Lance shrugged. “Peter will do what he can to help mitigate some of that I’m sure and Montavier. I’ve already called him and asked him to find a good lawyer for me. I haven’t told Peter yet. He’s going to throw an outright fit. I couldn’t go to him first though. He would have stopped me. I know this is the right thing to do though, and I’m prepared to pay the penalty. Even if it means some prison time. I’m hoping not, but I’ve done some serious things… assault with a deadly weapon is no joking matter, and those boys suffered terribly because of my negligence. They’re all in bad shape. Mike crippled probably for life. Luke might lose his leg and little Wade can’t even speak, and that’s my fault because I didn’t do my job. Hell, if I had done my job, to begin with, that social worker would never have had to come here, but I turned a blind eye to Floyd’s abuse. I still think the boys would be best off here with family, but someone’s going to have to keep a close eye on Floyd. He’s a drunk and meaner than the day is long, but of course, you already know that.”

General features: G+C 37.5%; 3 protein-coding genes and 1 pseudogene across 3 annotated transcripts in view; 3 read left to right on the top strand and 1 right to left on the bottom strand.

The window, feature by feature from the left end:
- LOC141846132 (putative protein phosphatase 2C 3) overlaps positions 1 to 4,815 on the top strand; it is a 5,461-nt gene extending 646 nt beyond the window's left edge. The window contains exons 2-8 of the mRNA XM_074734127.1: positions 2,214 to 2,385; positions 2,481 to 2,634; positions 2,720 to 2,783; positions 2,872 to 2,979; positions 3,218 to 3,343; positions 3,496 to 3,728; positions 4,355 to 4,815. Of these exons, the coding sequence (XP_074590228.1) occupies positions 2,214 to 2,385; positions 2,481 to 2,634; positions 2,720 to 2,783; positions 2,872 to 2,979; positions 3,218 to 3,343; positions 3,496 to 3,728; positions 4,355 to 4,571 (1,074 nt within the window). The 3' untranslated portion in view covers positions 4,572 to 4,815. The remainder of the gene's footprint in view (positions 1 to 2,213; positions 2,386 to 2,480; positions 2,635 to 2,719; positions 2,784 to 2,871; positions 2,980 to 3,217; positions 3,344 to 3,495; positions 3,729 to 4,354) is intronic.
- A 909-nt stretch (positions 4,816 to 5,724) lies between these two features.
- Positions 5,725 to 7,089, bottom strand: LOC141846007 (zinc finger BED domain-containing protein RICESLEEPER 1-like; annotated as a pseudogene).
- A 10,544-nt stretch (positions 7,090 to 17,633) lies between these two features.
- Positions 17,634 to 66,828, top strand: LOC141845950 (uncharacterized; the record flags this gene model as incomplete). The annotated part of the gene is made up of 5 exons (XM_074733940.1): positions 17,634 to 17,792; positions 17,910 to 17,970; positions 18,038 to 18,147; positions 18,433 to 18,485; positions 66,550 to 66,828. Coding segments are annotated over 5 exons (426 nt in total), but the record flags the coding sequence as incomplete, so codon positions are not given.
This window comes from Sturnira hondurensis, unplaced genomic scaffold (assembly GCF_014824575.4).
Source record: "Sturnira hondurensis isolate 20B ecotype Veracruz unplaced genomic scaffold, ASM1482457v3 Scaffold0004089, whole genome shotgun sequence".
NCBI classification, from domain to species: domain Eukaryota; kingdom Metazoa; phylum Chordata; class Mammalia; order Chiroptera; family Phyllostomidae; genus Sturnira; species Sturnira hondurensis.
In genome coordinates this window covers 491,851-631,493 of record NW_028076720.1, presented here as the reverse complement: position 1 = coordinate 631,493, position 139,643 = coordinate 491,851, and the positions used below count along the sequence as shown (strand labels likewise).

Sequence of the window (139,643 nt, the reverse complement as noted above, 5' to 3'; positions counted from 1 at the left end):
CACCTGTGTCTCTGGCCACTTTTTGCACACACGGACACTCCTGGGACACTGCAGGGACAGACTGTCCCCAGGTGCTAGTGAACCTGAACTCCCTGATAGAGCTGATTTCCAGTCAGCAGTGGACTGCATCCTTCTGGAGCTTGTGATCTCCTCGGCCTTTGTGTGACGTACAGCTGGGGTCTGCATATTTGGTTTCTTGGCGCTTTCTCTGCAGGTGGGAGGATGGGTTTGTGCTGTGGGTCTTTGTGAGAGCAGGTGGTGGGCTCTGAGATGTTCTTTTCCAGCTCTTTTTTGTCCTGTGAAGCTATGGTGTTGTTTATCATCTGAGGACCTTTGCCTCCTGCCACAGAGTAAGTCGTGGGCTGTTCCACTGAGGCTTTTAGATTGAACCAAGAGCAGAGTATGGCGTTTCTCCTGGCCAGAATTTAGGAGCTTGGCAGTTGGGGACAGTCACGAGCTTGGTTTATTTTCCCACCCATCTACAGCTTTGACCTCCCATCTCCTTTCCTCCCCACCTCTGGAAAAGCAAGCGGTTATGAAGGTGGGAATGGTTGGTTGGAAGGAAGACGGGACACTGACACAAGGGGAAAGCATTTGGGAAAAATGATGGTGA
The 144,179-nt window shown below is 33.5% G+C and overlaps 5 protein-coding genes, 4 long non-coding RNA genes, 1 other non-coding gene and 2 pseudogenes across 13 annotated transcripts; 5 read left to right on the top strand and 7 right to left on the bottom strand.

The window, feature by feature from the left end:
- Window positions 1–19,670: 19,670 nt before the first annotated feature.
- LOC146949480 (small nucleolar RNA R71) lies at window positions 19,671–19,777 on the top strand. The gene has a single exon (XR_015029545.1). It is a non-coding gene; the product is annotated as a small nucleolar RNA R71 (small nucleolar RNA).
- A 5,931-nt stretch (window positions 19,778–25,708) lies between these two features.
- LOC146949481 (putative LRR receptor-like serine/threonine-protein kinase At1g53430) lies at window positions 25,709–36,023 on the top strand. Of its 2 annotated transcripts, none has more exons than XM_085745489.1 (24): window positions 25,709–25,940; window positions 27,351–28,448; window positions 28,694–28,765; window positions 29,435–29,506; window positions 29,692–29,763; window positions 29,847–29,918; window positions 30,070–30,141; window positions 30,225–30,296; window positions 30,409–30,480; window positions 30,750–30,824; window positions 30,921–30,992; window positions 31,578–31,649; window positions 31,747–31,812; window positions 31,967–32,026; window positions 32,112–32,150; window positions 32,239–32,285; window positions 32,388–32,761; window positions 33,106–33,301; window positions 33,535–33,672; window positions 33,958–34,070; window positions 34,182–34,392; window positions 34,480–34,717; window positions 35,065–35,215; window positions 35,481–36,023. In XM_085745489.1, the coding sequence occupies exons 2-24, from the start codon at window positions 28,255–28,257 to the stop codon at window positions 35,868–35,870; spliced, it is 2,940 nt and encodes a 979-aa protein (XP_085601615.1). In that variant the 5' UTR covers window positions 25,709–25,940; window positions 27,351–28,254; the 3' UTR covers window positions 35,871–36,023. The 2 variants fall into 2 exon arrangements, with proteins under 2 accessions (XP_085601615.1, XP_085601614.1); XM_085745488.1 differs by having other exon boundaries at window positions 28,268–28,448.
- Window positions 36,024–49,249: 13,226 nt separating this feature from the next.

Hank nodded. “We’ll figure something out if they let those boys return here. They may not, but if they do I’ll keep an eye on them if I take the Sheriff position; even if not.” Lance nodded again. “Buford’s at the boarding house. He’s moved out. We had a falling out. I think we worked things out, but he feels it is time for him to live under his own roof. I haven’t told him yet what I’ve done. Only that I was going to set things right. I’ll wait until morning, I think. Going to just try to get a good night’s rest. I have the feeling I won’t be sleeping too well after the FBI come for me. At least tonight my conscience is a little clearer. Good night, Hank.”

Hank nodded and watched Lance leave before quietly shutting his door.